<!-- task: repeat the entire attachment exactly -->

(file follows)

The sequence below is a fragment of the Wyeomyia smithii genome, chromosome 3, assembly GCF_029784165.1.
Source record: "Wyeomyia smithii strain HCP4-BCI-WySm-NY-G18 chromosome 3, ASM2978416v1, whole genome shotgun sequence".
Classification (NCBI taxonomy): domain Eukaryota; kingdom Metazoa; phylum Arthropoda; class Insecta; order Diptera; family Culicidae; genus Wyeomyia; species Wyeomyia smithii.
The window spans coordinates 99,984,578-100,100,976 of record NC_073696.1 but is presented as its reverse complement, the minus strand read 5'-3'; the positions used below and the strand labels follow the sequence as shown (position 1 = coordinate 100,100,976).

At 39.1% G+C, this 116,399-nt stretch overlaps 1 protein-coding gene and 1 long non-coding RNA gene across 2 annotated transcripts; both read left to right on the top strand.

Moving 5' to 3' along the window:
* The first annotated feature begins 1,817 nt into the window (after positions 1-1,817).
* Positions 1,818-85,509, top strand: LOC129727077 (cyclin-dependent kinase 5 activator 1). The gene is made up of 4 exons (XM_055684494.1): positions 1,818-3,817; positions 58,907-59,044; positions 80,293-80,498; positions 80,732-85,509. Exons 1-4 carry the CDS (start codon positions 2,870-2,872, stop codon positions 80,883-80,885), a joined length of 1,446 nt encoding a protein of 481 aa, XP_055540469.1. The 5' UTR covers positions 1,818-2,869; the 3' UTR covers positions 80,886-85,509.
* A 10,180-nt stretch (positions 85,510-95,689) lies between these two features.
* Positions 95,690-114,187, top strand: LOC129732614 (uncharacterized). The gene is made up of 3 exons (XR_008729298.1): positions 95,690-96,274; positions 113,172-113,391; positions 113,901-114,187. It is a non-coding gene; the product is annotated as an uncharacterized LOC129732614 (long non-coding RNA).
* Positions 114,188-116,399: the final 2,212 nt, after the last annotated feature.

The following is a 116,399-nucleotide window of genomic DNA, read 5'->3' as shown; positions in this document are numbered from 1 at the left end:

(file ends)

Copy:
The sequence below is a fragment of the Wyeomyia smithii genome, chromosome 3, assembly GCF_029784165.1.
Source record: "Wyeomyia smithii strain HCP4-BCI-WySm-NY-G18 chromosome 3, ASM2978416v1, whole genome shotgun sequence".
Classification (NCBI taxonomy): domain Eukaryota; kingdom Metazoa; phylum Arthropoda; class Insecta; order Diptera; family Culicidae; genus Wyeomyia; species Wyeomyia smithii.
The window spans coordinates 99,984,578-100,100,976 of record NC_073696.1 but is presented as its reverse complement, the minus strand read 5'-3'; the positions used below and the strand labels follow the sequence as shown (position 1 = coordinate 100,100,976).

At 39.1% G+C, this 116,399-nt stretch overlaps 1 protein-coding gene and 1 long non-coding RNA gene across 2 annotated transcripts; both read left to right on the top strand.

Moving 5' to 3' along the window:
* The first annotated feature begins 1,817 nt into the window (after positions 1-1,817).
* Positions 1,818-85,509, top strand: LOC129727077 (cyclin-dependent kinase 5 activator 1). The gene is made up of 4 exons (XM_055684494.1): positions 1,818-3,817; positions 58,907-59,044; positions 80,293-80,498; positions 80,732-85,509. Exons 1-4 carry the CDS (start codon positions 2,870-2,872, stop codon positions 80,883-80,885), a joined length of 1,446 nt encoding a protein of 481 aa, XP_055540469.1. The 5' UTR covers positions 1,818-2,869; the 3' UTR covers positions 80,886-85,509.
* A 10,180-nt stretch (positions 85,510-95,689) lies between these two features.
* Positions 95,690-114,187, top strand: LOC129732614 (uncharacterized). The gene is made up of 3 exons (XR_008729298.1): positions 95,690-96,274; positions 113,172-113,391; positions 113,901-114,187. It is a non-coding gene; the product is annotated as an uncharacterized LOC129732614 (long non-coding RNA).
* Positions 114,188-116,399: the final 2,212 nt, after the last annotated feature.

The following is a 116,399-nucleotide window of genomic DNA, read 5'->3' as shown; positions in this document are numbered from 1 at the left end: